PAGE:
2. Different styles of work
One of the things I became known for during this project was my defence of Dory Funk Jr from the revisionist view that, contrary to the old received opinion, he wasn't a great wrestler. In some ways, that is profoundly ironic because Dory represents a style of wrestling that that isn't exactly my favourite:
If Vince's vision of pro wrestling was the Wrestlemania moment or if Bill Watts's was a standup American male jock overcoming an evil doer / foreigner / sissy boy, then Sam Muchnick's was the idea of wrestling as a legit sporting contest played out as much in the mind as in the ring.
One could make an argument that it is wrestling in its purest form. You could draw a straight line from the 19th-century shooters through Thesz to Dory and Brisco and Inoki and from them through Maeda and Fujiwara to modern shoot style. One narrative gives you that as the purest tradition.
Now I respect the hell out of the way OJ watches pro-wrestling, but as I've come to realise over the this process, it isn't what I'm about. I can appreciate the game of human chess, but ultimately a lot of the time I find it dull.
The term I've started to use to describe what I value most highly is "baroque wrestling". Stories can be painted using different techniques. I favour broad brush strokes, bold colours and strong contrasts. I've had a go at trying to itemise all of these things.JvK's Seven Virtues and Seven Deadly Sins of Pro Wrestling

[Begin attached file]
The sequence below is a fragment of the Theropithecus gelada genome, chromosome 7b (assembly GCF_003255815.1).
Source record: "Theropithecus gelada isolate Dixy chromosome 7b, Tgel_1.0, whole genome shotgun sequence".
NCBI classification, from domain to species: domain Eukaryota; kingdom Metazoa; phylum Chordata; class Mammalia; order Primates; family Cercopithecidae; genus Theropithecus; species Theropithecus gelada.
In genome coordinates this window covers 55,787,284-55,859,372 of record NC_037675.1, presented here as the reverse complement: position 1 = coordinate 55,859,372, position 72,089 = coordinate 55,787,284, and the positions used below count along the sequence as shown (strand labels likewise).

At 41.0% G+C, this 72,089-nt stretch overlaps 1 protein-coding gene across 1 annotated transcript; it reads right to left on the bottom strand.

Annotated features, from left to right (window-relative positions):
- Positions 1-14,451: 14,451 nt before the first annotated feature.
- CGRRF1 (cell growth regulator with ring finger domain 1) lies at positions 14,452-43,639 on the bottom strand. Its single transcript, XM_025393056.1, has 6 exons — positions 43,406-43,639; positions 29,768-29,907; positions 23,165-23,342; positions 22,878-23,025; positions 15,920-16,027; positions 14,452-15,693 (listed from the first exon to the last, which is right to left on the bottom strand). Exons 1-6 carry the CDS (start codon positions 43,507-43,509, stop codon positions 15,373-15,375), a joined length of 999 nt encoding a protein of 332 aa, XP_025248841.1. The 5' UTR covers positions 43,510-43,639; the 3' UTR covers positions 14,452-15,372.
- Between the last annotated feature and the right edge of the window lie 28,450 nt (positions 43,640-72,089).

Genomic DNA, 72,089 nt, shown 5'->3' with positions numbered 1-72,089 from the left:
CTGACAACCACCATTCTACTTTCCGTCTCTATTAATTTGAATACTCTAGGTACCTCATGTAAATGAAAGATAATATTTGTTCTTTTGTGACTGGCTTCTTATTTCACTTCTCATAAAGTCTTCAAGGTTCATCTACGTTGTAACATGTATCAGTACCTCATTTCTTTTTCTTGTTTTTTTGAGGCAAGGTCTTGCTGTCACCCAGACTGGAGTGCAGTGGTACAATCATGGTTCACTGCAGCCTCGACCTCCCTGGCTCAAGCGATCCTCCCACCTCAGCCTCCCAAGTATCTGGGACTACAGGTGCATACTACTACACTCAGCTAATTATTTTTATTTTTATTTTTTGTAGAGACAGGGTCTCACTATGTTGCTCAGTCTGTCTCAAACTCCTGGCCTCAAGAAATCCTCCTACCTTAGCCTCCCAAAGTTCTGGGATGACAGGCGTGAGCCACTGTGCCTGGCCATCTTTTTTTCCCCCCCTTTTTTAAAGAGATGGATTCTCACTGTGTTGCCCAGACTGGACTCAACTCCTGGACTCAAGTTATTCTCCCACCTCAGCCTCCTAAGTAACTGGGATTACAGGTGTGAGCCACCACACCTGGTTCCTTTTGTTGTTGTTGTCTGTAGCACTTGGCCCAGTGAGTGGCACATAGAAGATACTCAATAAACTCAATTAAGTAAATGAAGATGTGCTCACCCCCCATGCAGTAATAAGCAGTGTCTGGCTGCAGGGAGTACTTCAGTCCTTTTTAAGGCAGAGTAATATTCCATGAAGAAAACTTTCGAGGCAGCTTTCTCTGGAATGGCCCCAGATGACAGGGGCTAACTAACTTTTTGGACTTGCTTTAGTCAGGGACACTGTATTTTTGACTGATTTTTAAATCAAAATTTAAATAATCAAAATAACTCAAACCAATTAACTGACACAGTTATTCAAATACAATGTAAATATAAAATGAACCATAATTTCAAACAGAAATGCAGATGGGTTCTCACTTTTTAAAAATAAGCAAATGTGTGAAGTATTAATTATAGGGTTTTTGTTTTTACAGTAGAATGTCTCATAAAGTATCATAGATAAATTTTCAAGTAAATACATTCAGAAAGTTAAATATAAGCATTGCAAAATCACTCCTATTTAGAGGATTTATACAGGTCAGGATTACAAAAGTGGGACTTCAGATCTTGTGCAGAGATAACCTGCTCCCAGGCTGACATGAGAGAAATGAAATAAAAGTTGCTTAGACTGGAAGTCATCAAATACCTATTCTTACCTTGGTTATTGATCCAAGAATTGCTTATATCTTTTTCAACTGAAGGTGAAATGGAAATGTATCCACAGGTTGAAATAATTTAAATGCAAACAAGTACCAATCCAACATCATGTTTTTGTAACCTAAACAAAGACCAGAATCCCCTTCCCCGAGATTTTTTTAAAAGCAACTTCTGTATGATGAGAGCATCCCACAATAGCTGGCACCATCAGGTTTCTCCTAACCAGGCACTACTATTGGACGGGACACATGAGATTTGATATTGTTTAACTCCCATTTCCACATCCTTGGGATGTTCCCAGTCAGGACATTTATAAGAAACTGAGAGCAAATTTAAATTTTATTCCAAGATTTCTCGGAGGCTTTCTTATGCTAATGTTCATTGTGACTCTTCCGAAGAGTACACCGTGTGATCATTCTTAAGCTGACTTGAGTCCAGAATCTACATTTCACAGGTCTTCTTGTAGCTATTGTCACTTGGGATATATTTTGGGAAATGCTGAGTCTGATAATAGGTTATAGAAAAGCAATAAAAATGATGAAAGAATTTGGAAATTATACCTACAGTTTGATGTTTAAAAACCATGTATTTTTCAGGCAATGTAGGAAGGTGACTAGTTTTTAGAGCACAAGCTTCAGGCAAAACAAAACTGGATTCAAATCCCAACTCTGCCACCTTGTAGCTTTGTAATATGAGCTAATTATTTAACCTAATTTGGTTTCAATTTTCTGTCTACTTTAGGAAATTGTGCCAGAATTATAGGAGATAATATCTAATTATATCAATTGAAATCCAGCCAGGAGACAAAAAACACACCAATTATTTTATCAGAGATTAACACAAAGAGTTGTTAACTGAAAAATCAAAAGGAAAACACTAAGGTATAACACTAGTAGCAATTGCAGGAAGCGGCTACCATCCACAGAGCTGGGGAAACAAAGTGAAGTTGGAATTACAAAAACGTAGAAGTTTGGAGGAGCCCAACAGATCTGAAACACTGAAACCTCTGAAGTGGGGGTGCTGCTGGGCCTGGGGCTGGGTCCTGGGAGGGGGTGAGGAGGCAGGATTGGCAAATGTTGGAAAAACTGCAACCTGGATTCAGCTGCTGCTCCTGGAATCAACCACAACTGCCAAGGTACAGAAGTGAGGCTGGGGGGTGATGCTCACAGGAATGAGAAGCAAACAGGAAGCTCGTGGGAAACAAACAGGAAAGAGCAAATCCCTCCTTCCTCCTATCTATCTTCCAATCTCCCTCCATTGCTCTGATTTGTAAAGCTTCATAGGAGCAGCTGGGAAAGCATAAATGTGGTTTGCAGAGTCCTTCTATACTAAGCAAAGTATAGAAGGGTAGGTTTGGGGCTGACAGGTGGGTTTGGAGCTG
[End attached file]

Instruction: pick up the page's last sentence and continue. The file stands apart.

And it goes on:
1. Big selling that can be seen from the cheap seats, not
mugging for the camera
2. Cool and effective offense, not
spectacle, flippiness or exhibitionism (e.g. Billy Robinson backbreaker good, Rey 619 bad)
3. Grittiness and authenticity not
self-consciousness or knowing referentiality / meta-wrestling
4. Violence, brutality and hatred not
5. Stiffness and snugness not
choreography or "dance wrestling"
6. Natural showmanship, character work and crowd control not
artificially "playing a role"
7. Real heat not
crowds being "appreciative"
It is no coincidence that the times and places that most hit the sweet spot at the cross-section of all of these -- mid-80s Crockett, Mid-South and AJPW 86-90s -- also happen to be my favourite wrestling promotions. Most of the wrestling I dislike tends to break one of these seven broad rules.
I guess I kinda knew these things before the process started, but they were not made explicit and clear nor were they fully articulated until now.